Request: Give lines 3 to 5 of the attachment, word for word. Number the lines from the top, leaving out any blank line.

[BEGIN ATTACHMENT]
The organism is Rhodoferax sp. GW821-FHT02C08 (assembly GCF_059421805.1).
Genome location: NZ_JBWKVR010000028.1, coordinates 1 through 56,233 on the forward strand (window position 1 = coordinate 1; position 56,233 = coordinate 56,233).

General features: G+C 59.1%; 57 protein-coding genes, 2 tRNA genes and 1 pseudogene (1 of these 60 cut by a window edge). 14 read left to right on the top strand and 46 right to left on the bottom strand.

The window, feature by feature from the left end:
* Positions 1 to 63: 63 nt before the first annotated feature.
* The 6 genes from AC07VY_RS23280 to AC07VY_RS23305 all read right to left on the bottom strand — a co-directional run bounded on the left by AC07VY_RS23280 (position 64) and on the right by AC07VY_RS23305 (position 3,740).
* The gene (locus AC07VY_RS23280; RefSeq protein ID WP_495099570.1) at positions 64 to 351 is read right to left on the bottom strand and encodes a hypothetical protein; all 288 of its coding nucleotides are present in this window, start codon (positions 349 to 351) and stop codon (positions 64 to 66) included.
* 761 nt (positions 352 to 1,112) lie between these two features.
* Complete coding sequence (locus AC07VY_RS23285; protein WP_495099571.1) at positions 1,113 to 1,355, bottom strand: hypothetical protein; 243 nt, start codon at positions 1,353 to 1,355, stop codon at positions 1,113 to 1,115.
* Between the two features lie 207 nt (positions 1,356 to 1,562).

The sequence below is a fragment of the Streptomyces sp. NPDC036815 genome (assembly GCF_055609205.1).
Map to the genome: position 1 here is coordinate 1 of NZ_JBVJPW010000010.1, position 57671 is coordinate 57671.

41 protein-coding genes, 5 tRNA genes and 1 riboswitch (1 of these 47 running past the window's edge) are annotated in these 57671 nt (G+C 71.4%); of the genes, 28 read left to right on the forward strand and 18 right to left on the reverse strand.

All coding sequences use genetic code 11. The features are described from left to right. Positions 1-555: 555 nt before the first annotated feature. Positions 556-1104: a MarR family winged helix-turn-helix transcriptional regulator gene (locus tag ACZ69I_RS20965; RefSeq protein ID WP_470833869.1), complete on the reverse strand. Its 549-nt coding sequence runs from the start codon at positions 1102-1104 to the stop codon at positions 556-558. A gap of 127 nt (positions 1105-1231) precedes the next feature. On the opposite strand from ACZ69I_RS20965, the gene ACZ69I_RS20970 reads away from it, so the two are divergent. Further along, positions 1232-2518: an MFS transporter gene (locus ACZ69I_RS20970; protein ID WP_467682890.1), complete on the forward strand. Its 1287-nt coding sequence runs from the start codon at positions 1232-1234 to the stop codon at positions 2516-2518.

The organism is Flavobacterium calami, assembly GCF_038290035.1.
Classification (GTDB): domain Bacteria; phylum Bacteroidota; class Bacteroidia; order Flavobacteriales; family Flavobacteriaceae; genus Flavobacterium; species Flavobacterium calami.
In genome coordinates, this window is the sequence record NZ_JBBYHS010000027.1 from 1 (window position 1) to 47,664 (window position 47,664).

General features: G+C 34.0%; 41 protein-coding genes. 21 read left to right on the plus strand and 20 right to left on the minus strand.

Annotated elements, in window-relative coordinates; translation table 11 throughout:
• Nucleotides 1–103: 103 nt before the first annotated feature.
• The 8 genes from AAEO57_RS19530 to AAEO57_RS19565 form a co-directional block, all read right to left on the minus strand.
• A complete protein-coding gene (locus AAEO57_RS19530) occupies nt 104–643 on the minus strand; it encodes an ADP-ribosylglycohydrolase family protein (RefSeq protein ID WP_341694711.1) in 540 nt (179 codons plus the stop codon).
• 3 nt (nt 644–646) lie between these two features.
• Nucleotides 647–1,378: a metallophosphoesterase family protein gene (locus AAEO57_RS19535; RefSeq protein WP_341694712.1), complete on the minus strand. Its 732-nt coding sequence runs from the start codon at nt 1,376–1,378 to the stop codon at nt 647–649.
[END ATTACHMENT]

General features: G+C 59.1%; 57 protein-coding genes, 2 tRNA genes and 1 pseudogene (1 of these 60 cut by a window edge). 14 read left to right on the top strand and 46 right to left on the bottom strand.

The window, feature by feature from the left end:
* Positions 1 to 63: 63 nt before the first annotated feature.